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Matisse: Radical Invention, 1913–1917

Stephanie D'Alessandro

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In the time between his 1913 return from Morocco and his 1917 departure for Nice, Henri Matisse produced some of the most demanding, experimental, and enigmatic works of his career—paintings that are abstracted and rigorously purged of descriptive detail, geometric and sharply composed, and dominated by the colors black and gray. Works from this period have typically been treated as unrelated to one another, as aberrations within the artist’s development, or as responses to Cubism or World War I. Matisse and the Methods of Modern Construction will examine the physical production of the paintings and the essential context of Matisse’s studio practice. In shifting the focus to the paintings as paintings, this exhibition will reveal deep connections between this body of work and demonstrate the artist’s critical development at the time.

Matisse himself acknowledged near the end of his life the significance of this period when he identified two works—the Art Institute of Chicago’s Bathers by a River (1909–10, 1913, 1916–17) and the Museum of Modern Art’s The Moroccans (1915–16)—as among his most “pivotal.” The importance of this moment resides not only in the formal qualities of the paintings—what Matisse called “the methods of modern construction” —but also in the physical nature of the pictures. Each bears the history of its manufacture: multiple layers of paint from numerous revisions that Matisse worked especially by scraping and incising to near-sculptural handling. That few related sketches exist for many paintings in this period indicates the artist’s search for a new way of working, as does his temporary break in making sculptures. Rather than produce alternate versions of compositions in graphite, ink, clay, or paint, Matisse limited his exploration to a single canvas, which in its heavily reworked and abstracted final state suggests that the act of painting itself became an added subject for him.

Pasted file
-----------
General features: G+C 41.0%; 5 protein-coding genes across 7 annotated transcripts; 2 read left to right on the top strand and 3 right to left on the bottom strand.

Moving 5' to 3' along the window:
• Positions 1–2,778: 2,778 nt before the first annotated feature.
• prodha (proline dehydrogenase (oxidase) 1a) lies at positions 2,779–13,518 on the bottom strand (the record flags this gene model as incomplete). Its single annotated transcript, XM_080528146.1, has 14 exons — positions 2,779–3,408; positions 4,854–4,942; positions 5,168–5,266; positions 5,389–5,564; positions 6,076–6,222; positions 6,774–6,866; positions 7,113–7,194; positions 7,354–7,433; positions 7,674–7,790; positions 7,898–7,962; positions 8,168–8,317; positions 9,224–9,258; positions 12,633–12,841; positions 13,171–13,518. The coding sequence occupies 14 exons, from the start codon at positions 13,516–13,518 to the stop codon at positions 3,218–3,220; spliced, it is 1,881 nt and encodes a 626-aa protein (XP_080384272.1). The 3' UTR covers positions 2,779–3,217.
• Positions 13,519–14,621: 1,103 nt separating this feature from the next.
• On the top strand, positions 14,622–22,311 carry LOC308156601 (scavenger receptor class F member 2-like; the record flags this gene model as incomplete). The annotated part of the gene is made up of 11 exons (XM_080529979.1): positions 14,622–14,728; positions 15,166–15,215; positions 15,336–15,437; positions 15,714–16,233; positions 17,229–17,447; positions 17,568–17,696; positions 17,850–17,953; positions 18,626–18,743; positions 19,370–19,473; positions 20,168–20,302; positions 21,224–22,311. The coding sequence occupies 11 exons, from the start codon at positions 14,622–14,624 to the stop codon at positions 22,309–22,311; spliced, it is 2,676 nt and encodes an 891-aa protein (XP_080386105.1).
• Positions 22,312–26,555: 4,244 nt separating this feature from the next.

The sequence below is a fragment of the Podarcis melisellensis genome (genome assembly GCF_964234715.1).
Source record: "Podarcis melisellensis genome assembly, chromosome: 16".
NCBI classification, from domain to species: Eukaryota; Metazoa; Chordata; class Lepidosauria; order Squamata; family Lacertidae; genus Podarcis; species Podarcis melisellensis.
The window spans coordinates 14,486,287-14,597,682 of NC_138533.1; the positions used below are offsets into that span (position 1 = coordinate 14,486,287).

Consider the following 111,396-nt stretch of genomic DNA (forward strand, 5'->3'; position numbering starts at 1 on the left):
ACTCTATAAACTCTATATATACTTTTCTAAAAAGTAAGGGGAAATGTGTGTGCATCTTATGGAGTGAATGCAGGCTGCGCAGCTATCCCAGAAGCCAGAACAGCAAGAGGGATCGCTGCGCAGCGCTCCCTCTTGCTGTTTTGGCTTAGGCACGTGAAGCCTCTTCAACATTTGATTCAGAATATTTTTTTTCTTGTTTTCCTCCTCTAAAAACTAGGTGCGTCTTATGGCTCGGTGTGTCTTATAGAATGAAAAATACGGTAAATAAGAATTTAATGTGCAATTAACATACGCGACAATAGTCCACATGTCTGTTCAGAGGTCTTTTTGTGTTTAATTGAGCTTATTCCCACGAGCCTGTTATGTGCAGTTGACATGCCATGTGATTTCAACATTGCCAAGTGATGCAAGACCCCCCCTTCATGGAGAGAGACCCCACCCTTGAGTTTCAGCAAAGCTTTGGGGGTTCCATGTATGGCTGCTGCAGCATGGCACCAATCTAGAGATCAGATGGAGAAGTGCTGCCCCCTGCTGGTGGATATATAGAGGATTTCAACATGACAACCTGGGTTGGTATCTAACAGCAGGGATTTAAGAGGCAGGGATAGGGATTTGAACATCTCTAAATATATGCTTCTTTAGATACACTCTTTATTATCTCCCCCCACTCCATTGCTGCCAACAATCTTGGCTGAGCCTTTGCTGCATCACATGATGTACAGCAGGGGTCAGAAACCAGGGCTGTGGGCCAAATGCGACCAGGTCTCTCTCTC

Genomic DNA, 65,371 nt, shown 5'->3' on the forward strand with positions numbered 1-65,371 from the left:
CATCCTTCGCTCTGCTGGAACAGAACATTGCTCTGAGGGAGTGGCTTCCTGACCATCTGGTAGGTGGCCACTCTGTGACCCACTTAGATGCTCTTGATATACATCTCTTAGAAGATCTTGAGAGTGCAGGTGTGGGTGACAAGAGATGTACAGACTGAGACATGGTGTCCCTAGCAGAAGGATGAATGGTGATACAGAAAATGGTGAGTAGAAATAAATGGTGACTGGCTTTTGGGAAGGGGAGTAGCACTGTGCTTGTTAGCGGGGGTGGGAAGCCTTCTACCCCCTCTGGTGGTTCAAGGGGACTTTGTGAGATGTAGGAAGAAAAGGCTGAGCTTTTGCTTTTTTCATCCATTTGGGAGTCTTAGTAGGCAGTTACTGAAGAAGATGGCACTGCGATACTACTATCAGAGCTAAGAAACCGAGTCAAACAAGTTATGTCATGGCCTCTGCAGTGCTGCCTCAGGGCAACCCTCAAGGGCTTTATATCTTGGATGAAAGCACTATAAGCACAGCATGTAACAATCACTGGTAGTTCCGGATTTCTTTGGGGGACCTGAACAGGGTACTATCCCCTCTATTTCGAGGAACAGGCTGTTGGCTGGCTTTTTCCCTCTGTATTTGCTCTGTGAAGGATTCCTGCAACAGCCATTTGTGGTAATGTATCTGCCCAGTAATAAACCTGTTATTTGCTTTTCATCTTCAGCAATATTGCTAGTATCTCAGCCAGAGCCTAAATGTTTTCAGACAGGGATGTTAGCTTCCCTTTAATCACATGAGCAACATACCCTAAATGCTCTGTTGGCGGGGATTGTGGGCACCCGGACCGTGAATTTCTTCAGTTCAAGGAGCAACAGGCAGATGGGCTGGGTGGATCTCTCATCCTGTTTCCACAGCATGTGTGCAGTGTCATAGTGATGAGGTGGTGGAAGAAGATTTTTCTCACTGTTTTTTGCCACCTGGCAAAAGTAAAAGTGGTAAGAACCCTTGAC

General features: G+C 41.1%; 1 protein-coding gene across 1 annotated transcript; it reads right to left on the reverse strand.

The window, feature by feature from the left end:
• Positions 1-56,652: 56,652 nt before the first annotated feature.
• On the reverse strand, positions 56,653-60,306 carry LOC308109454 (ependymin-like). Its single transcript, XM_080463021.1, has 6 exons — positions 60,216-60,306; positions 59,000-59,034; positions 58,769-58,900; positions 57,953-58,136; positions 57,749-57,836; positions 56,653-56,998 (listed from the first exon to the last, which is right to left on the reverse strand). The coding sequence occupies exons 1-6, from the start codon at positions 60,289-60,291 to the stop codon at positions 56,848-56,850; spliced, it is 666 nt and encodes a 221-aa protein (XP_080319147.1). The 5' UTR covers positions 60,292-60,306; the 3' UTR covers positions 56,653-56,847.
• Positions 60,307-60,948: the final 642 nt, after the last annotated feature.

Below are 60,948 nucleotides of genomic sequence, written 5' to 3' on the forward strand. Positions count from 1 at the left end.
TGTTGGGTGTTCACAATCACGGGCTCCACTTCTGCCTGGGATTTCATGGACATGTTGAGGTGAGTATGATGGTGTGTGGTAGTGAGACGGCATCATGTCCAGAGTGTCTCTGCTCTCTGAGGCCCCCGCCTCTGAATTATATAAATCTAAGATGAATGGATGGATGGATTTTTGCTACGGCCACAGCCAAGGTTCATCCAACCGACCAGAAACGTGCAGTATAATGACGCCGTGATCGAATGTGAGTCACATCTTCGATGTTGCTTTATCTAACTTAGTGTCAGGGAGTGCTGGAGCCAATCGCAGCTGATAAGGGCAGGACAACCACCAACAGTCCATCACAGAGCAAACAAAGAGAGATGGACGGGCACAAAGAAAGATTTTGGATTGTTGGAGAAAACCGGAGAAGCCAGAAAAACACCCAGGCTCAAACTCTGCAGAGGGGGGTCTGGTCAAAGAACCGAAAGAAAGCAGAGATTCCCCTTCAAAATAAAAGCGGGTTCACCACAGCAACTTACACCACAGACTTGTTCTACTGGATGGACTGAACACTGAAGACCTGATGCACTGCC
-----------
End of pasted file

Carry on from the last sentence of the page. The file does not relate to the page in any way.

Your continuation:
The concept of Matisse: Radical Invention, 1913—1917 evolved from the study of Bathers by a River that employs new analytical and scientific technologies to uncover the evolutionary history of this painting’s creation. This groundbreaking research has revealed much about Matisse’s methods, as well as a number of unexpected connections with other works, most significantly, The Moroccans and The Piano Lesson (1916) at the Museum of Modern Art, New York. MoMA is likewise engaged in an investigation of works in its collection. The partnership of the Art Institute and MoMA has resulted in new information about Matisse’s pigments, experimental techniques, and compositional choices. These findings hold the promise of a fundamental reassessment of Matisse’s experimental working through new, “modern” pictorial means and its impact on the rest of his career.

The exhibition will include approximately 120 paintings, sculptures, drawings, and prints primarily from the years of 1913–17 in order to fully consider Matisse’s meaning of the “methods of modern construction.” In doing so, Matisse: Radical Invention, 1913–1917 will be the first sustained examination devoted to the work of this important period.

The Art Institute of Chicago 2010
9 3/4 x 12 3/4 in.; 368 pages; 650 illustrations